We may not be able to choose our society's culture, but we can choose the culture of our workplace.

Unfortunately, the fundamental culture of our society cannot be reframed overnight. The process of reversing harmful individualistic ideologies must occur gradually and collectively. The good news is that we don’t have to just sit around and wait for that to happen. In the meantime, we can begin to overcome our own limiting beliefs by immersing ourselves in a company culture that aligns with our values, what energizes us, and what we are naturally good at. When we are surrounded by like minded individuals who support our goals, the process of asking for help becomes empowering.

If you’re like I was, you may not have a clear idea of how to identify your ideal company culture. Moreover, you may not even know where to begin looking for guidance (and if you do know where to look, your fear of asking for help may be preventing you from getting answers). Prior to discovering the CareersKitchen program, I was in the same boat. I was approaching college graduation and had no idea what type of company I wanted to work for or what position I wanted to fill. All I knew is that I didn’t want to wake up with a sense of dread before work each morning – I wanted to be empowered by my career.

As cheesy as it may sound, completing the program was an eye-opening experience. With each activity, I learned something new about myself and my career. CareersKitchen prompted me to identify my values and their origins, to understand what motivates me to succeed, and to recognize my inherent skills and how to apply them in the marketplace. The program then provided me with detailed results to serve as a guide as I search for the companies and positions that are personally aligned with me and my goals. After completing the program, I can now say that my vision of success is clear, and I have begun working on the short-term and long-term goals I set out to achieve it.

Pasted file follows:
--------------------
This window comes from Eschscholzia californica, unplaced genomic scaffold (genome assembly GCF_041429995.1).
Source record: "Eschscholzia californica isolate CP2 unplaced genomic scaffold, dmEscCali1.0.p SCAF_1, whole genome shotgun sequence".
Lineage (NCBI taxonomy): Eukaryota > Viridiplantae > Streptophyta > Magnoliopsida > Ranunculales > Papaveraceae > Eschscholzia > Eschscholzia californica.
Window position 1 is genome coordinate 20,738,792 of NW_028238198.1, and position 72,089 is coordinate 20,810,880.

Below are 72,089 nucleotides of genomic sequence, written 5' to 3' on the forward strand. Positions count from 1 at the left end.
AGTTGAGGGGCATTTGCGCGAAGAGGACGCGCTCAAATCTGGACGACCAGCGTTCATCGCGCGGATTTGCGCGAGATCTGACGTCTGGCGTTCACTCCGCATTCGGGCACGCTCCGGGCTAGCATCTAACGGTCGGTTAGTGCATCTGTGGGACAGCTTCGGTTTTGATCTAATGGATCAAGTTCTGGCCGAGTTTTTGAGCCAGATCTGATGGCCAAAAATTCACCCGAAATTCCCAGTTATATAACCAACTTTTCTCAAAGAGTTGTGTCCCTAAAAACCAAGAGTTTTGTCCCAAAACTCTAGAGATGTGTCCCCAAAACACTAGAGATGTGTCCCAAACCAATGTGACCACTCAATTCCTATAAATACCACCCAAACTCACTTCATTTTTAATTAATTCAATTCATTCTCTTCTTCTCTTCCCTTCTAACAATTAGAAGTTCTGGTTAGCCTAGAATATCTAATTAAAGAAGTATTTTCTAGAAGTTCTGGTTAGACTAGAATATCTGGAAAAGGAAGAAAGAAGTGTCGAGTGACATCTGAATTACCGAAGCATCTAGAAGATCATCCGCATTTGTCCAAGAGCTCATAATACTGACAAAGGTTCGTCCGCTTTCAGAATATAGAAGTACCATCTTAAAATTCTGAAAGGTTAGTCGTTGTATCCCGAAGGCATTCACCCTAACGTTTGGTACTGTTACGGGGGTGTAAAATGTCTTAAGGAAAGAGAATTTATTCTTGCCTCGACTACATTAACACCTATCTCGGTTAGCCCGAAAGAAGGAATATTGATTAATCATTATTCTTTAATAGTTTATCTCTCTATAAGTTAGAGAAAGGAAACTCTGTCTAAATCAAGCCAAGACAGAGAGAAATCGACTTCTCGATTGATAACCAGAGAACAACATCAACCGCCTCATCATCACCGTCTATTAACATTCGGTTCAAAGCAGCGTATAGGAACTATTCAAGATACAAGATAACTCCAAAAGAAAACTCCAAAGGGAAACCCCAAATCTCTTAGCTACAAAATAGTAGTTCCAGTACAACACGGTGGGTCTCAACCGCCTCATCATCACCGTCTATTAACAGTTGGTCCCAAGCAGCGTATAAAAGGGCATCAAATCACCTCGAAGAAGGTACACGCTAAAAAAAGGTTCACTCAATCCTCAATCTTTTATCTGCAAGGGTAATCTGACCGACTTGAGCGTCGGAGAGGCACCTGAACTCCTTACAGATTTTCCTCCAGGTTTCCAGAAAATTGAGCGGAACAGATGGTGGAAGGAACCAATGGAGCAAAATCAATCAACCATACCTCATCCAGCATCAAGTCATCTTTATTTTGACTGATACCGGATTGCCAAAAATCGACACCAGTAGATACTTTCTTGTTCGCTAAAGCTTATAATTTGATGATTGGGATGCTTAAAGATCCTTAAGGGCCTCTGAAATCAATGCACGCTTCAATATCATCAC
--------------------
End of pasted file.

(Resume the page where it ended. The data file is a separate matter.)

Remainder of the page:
While the society we live in sways us to believe that asking for help is a sign of weakness and incompetence, we don’t have to allow this limiting belief to suppress our potential. If you feel uncomfortable or ashamed to ask your colleagues for help, it may be time to evaluate the culture of the company you work for. If this is your first time learning about company culture, don’t be afraid to seek guidance as you discover your ideal fit. Whether that guidance comes from friends and family, a career development program like CareersKitchen, or somewhere completely different, it’s important that you prioritize your success and find the company culture that’s right for you.

When you are working in the company culture that is right for you, you will feel empowered and energized by those around you. When this happens, asking for help no longer feels like a burden – it feels like a step in the direction of success.

How do you find the opportunity that is right for you?

@CareersKitchen, we would love to hear how it is going for you!

Our program is designed to offer a full spectrum of support when it comes to finding and pursuing your dream job. You may not even know what that dream job is, but we can help you to find out. We will help you to understand your strengths and motivations better, and with our data-driven tools and personalised coaching at your disposal — we can begin to narrow down the search for industries, companies or even specific roles that interest you.